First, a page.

Wednesday, February 29, 2012

Oil Change - Using Synthetic Oil on Your Race Car

When you think about Oil on Your Race Car, what do you think of first? Which aspects of Oil on Your Race Car are important, which are essential, and which ones can you take or leave? You be the judge.

The best time to learn about Oil on Your Race Car is before you're in the thick of things. Wise readers will keep reading to earn some valuable Oil on Your Race Car experience while it's still free.

When it comes to choosing oils for your race car oil change, you will want to know the facts about the oils that are out there today. Some people might claim that synthetic is better than conventional and vice versa. You will need to decide this for yourself, but what is most important is that you correctly use what ever type you decide on.

Something you should know about oils for your car is the importance of the viscosity. The higher the viscosity index of oils the higher the temperature needs to be before the oils will lose their viscosity. If the oils you use are too thin and have clearances that are loose then it can ruin your vehicle's rod bearings.

Something positive about synthetic oils is that it can last longer. You will run into trouble as a car owner if you wait too long before you get an oil change even with this longer lasting type. What will help keep your car from having to have an oil change as often is changing the filter. This will keep the oils cleaner. Taking this tip will save you money because you will not be spending so much on the oils you purchase.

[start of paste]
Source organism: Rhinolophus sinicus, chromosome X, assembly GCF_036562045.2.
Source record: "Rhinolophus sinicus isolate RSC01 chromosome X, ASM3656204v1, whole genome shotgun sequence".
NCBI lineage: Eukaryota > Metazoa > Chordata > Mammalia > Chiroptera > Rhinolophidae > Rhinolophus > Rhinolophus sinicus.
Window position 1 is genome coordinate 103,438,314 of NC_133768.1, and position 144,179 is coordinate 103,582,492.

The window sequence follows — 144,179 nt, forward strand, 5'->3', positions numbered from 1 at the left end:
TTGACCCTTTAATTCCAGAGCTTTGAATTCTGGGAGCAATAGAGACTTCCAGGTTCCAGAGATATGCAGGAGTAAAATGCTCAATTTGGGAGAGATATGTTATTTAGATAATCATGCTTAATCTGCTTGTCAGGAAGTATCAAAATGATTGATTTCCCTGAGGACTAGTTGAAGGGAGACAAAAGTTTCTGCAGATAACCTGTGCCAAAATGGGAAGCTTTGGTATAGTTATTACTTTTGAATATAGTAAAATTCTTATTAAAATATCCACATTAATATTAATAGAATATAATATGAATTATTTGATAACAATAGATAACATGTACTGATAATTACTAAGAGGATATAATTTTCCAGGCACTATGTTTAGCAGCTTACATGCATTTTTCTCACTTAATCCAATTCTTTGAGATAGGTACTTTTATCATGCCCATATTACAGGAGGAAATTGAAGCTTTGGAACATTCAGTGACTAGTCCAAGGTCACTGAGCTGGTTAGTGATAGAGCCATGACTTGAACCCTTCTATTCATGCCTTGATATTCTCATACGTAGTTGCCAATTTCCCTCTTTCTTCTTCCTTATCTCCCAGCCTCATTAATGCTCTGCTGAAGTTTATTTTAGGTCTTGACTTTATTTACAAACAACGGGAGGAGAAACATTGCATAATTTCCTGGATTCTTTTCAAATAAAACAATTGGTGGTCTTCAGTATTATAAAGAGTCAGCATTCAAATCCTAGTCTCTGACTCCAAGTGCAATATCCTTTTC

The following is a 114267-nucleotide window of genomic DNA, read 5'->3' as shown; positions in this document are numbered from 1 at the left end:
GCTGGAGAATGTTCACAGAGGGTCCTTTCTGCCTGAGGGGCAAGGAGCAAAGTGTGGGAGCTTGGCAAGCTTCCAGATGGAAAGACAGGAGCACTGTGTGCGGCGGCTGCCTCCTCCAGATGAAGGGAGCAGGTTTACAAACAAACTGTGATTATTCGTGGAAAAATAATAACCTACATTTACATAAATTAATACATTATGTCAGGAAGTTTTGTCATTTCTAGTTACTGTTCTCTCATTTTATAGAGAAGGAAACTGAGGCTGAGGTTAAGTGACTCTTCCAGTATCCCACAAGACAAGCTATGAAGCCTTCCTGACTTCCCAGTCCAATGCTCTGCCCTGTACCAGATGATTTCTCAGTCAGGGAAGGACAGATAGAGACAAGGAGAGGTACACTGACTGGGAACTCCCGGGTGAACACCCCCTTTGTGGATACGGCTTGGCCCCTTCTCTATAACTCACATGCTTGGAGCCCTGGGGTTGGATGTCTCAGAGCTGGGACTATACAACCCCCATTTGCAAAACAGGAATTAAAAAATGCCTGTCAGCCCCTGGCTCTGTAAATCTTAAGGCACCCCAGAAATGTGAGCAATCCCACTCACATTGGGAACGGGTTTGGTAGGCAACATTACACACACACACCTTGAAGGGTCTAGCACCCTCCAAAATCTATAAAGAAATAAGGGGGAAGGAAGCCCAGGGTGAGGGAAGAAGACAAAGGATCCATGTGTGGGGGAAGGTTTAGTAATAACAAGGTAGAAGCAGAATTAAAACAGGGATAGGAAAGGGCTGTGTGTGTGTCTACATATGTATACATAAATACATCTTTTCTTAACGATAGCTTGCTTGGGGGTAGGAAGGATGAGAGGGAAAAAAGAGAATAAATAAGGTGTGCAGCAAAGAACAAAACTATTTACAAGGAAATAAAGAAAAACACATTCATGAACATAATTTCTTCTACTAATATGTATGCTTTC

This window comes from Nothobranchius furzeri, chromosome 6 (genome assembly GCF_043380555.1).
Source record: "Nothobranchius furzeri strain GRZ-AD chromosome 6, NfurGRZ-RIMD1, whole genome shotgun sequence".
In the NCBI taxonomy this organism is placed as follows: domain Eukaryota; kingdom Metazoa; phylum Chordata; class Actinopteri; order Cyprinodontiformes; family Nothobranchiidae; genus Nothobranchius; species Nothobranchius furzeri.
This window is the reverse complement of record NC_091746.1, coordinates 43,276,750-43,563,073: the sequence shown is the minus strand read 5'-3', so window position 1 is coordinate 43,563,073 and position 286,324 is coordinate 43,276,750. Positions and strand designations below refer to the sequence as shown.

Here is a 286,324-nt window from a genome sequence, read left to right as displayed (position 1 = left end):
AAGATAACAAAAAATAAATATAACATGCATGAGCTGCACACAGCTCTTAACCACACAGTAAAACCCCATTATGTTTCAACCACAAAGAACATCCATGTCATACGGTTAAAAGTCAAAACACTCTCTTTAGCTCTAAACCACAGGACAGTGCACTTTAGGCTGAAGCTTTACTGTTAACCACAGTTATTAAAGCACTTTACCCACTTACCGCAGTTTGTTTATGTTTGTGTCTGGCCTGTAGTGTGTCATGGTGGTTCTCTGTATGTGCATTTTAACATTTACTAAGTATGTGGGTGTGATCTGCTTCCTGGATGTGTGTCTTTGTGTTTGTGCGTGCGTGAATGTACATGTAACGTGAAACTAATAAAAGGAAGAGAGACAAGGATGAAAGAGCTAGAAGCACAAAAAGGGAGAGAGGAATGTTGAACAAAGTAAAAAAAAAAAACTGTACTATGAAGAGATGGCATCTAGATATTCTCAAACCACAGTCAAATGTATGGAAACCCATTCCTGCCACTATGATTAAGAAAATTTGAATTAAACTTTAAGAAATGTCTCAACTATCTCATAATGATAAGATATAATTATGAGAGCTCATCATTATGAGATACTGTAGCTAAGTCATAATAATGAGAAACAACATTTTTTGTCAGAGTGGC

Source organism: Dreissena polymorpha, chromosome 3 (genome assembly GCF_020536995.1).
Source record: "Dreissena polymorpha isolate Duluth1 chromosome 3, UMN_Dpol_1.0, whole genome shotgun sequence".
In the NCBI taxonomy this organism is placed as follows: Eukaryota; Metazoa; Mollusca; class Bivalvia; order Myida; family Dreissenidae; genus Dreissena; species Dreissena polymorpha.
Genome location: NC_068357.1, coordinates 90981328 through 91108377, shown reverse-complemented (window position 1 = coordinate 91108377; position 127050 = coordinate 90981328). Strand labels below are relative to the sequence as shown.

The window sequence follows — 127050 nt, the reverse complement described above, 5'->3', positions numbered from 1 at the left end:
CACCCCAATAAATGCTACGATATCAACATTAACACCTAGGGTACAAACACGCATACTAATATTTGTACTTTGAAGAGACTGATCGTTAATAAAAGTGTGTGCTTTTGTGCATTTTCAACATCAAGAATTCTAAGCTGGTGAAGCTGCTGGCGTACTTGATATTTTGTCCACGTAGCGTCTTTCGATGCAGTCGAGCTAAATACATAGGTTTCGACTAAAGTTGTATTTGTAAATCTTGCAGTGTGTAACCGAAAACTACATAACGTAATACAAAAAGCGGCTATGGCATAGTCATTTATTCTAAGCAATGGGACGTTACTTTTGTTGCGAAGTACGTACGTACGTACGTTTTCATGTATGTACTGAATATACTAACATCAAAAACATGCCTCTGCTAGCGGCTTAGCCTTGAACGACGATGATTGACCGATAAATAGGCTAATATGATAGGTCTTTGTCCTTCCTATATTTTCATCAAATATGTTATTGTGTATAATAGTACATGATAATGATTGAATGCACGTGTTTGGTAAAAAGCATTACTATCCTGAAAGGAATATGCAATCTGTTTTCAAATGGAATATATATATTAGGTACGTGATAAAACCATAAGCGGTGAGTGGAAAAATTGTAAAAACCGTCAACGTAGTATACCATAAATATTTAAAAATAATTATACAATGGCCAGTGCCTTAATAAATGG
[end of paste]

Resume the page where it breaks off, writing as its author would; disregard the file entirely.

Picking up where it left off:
As you think about maintenance for your vehicle, you might also think about putting additives in with it. This is not a good idea unless you really know about these mixtures because of the way oils are mixed they already are balanced as they should be, and just adding some random additive could throw that balance off.

As you consider the oils you put into your engine, it is also important to remember that a new or rebuilt engine should not use synthetic, rather you should put a conventional type in until the engine is properly broken in. It is wise to choose conventional types that are high in zinc and do not contain friction modifiers.

Hopefully if you follow these precautions when doing changing and choosing your oils, you will be able to save money on your race car by not having to get an oil change as often. You might also find that you save money because you will not have to have the engine on your car rebuilt as soon.

If you do not have a professional mechanic helping you care for your vehicle then you are wise to do research into these areas on your own. If you own an expensive race car though, you might want to find a mechanic or a professional in this area to help you as you make choices with your vehicle.

I hope that reading the above information was both enjoyable and educational for you. Your learning process should be ongoing--the more you understand about any subject, the more you will be able to share with others.